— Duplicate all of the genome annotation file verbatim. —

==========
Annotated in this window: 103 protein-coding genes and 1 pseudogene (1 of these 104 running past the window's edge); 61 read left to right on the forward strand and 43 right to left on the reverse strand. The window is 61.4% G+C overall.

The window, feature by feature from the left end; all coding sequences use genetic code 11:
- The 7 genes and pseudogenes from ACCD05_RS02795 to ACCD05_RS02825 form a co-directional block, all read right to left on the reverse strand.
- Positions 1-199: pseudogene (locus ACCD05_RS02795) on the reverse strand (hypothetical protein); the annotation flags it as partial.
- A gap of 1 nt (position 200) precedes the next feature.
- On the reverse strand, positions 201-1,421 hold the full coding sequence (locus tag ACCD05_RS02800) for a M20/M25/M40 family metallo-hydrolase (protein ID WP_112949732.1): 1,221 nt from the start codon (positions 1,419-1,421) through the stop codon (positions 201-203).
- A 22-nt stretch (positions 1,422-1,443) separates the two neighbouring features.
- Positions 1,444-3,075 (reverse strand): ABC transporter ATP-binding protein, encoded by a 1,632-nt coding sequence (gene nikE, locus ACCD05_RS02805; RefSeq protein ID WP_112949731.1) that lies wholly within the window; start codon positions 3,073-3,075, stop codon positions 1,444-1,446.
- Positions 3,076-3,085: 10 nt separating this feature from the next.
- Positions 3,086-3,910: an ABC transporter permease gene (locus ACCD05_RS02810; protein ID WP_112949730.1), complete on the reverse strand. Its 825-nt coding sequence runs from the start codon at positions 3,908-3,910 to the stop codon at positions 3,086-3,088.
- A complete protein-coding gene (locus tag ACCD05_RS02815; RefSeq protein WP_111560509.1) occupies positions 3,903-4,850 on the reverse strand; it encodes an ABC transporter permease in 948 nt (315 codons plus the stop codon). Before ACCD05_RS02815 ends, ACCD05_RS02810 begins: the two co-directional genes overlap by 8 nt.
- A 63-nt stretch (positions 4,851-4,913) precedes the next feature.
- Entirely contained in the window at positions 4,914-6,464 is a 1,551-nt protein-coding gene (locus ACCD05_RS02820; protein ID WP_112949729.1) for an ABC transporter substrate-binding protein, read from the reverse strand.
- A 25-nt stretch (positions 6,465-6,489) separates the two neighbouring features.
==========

Annotated in this window: 103 protein-coding genes and 1 pseudogene (1 of these 104 running past the window's edge); 61 read left to right on the forward strand and 43 right to left on the reverse strand. The window is 61.4% G+C overall.

The window, feature by feature from the left end; all coding sequences use genetic code 11:
- The 7 genes and pseudogenes from ACCD05_RS02795 to ACCD05_RS02825 form a co-directional block, all read right to left on the reverse strand.
- Positions 1-199: pseudogene (locus ACCD05_RS02795) on the reverse strand (hypothetical protein); the annotation flags it as partial.
- A gap of 1 nt (position 200) precedes the next feature.
- On the reverse strand, positions 201-1,421 hold the full coding sequence (locus tag ACCD05_RS02800) for a M20/M25/M40 family metallo-hydrolase (protein ID WP_112949732.1): 1,221 nt from the start codon (positions 1,419-1,421) through the stop codon (positions 201-203).
- A 22-nt stretch (positions 1,422-1,443) separates the two neighbouring features.
- Positions 1,444-3,075 (reverse strand): ABC transporter ATP-binding protein, encoded by a 1,632-nt coding sequence (gene nikE, locus ACCD05_RS02805; RefSeq protein ID WP_112949731.1) that lies wholly within the window; start codon positions 3,073-3,075, stop codon positions 1,444-1,446.
- Positions 3,076-3,085: 10 nt separating this feature from the next.
- Positions 3,086-3,910: an ABC transporter permease gene (locus ACCD05_RS02810; protein ID WP_112949730.1), complete on the reverse strand. Its 825-nt coding sequence runs from the start codon at positions 3,908-3,910 to the stop codon at positions 3,086-3,088.
- A complete protein-coding gene (locus tag ACCD05_RS02815; RefSeq protein WP_111560509.1) occupies positions 3,903-4,850 on the reverse strand; it encodes an ABC transporter permease in 948 nt (315 codons plus the stop codon). Before ACCD05_RS02815 ends, ACCD05_RS02810 begins: the two co-directional genes overlap by 8 nt.
- A 63-nt stretch (positions 4,851-4,913) precedes the next feature.
- Entirely contained in the window at positions 4,914-6,464 is a 1,551-nt protein-coding gene (locus ACCD05_RS02820; protein ID WP_112949729.1) for an ABC transporter substrate-binding protein, read from the reverse strand.
- A 25-nt stretch (positions 6,465-6,489) separates the two neighbouring features.